________________ CM . . . . Volume XI Number 4 . . . . October 15, 2004


Just for Kicks. (Sports Stories; 69).

Robert Rayner.
Toronto, ON: James Lorimer, 2004.
118 pp, pbk. & cl., $8.95 (pbk.), $16.95 (cl.).
ISBN 1-55028-824-5 (pbk.), ISBN 1-55028-825-3 (cl.).

Subject Headings:
Sportsmanship - Juvenile fiction.
Competition (Psychology) - Juvenile fiction.
Soccer stories.

Grades 4-8 / Ages 9-13.

Review by Deborah Mervold.

*** /4


As soon as we clattered into Portage Street, our cleats rattling on the sidewalk and echoing from the houses, I saw the stranger. He was near the end of the street, and he was watching us. The others didn't notice him. They were too busy playing street soccer.

Shay kicked the ball to Brian, who slammed it against a garden fence. It bounced to Julie, who trapped it neatly and rolled it to me. I was behind everybody and panting, as usual. Brian crouched in the middle of the road, dancing on his toes, his arms wide, guarding an imaginary goal.

He challenged me: “Toby – shoot!”

As I swung my leg, my cleats slipped on the sidewalk. Before I fell backwards, my foot shot under the ball and sent it arcing high toward Brian's make-believe goal. He leapt sensationally but the ball flew over him.

This title in the “Sports Stories” series focuses on soccer. It is the third book in the series by the author, Robert Rayner. His first book, Walker's Runners, was nominated for the Ann Connor Brimer Award.

     Toby loves to play soccer. While not a skilled player, he is a good team player. He is overweight and the team clown. His friends are also on the team. Shay can do tricks with the ball, Julie is super fast, and Brian is a fantastic goalie. Because the school sponsors basketball instead of soccer, the kids that want to play soccer get together every week and play against the kids from the next town of Pleasant Harbour. The Brunswick players are going to their weekly game when they notice a stranger watching them. Toby is uncomfortable until the team members are told that he is the new boss of the twins' mother. Mr. Fleet is a past member of the E.C.C., the Eastern Canadian Cougars. He offers to help them improve their skills and move into the next level of the game. A meeting is called of all the parents to discuss the possibility of a coach.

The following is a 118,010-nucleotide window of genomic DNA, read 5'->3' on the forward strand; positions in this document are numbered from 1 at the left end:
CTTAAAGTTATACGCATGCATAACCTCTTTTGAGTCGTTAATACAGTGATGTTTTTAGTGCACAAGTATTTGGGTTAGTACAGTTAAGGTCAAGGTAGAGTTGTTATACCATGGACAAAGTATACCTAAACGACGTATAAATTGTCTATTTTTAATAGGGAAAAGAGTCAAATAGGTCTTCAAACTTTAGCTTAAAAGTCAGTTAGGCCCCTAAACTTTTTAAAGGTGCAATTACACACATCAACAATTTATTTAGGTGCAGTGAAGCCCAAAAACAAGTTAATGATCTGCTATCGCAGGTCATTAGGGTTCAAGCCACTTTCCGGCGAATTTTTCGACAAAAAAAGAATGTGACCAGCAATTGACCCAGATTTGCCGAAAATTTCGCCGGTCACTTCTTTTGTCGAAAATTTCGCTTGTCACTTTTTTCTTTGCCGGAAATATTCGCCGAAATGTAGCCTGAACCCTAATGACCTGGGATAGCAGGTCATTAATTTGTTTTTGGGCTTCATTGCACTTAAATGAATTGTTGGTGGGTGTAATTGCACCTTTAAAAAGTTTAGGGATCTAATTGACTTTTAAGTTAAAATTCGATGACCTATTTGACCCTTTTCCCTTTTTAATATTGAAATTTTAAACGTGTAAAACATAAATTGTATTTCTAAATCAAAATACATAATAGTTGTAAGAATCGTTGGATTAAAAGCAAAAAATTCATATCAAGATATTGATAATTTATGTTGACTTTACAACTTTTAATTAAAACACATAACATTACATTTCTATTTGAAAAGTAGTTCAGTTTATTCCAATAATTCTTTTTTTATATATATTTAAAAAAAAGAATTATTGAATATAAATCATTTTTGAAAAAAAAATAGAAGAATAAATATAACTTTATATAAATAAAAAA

What had started out with kids getting together to have fun becomes more serious. With a coach, the teams start following stricter rules and don't change team members to even out the teams. The Pleasant Harbour parents decide that their team also needs a coach. Mr. Flint, the Brunswick coach, signs the kids up to do fund raising so that they can raise money to buy uniforms. Some of the team are not happy with the direction the team is taking. With the third game, both teams have coaches, and the play has become far more serious. There is name calling between the two teams. The teams are no longer friends, and even Cuz and Toby don't have their customary hug goodbye at the end of the game. With their uniforms and serious practices, Shay and Toby realize that they are no longer playing “just for kicks.” Toby worries that his skills are not up to the rest of the team and he will let them down.

     With coaches, parents, and then a professional referee, the games take a serious turn, and both teams play to win at any cost. When Julie makes a dirty move on Cuz, a member on the other team, she is given a red-card and can't play the next game. The teams thought the season was over, but the parents don't want to end with a tie, and so one final game is scheduled. Shay, Julie and Toby discuss the changing game, and Toby has an idea. He calls Cuz and Chip to set the plan in motion. When teams say they will strike if the parents don't behave, the referee supports them and the teams take back their game.

     Just for Kicks will appeal to the intended audience and particularly sports fans. The soccer is realistic with the friendship among the players and between the teams very believable. The vocabulary is effective with suitable word choice. When the kids get the idea of a strike, it comes from a neighborhood factory talking about a strike. The plot is simple but suitable for the intended readers. Chapters are short with a question or high emotional pull at the end.

     The theme is a strength of this series. Students in this age group will enjoy the soccer as a major focus of the book. Another strength is the characterization. There is a good mix of believable male and female characters. This novel would be a great addition to a school, public or personal library.


Deborah Mervold, a retired teacher-librarian, educator and Resource Based Learning Consultant, resides in Shellbrook, SK.

To comment on this title or this review, send mail to cm@umanitoba.ca.

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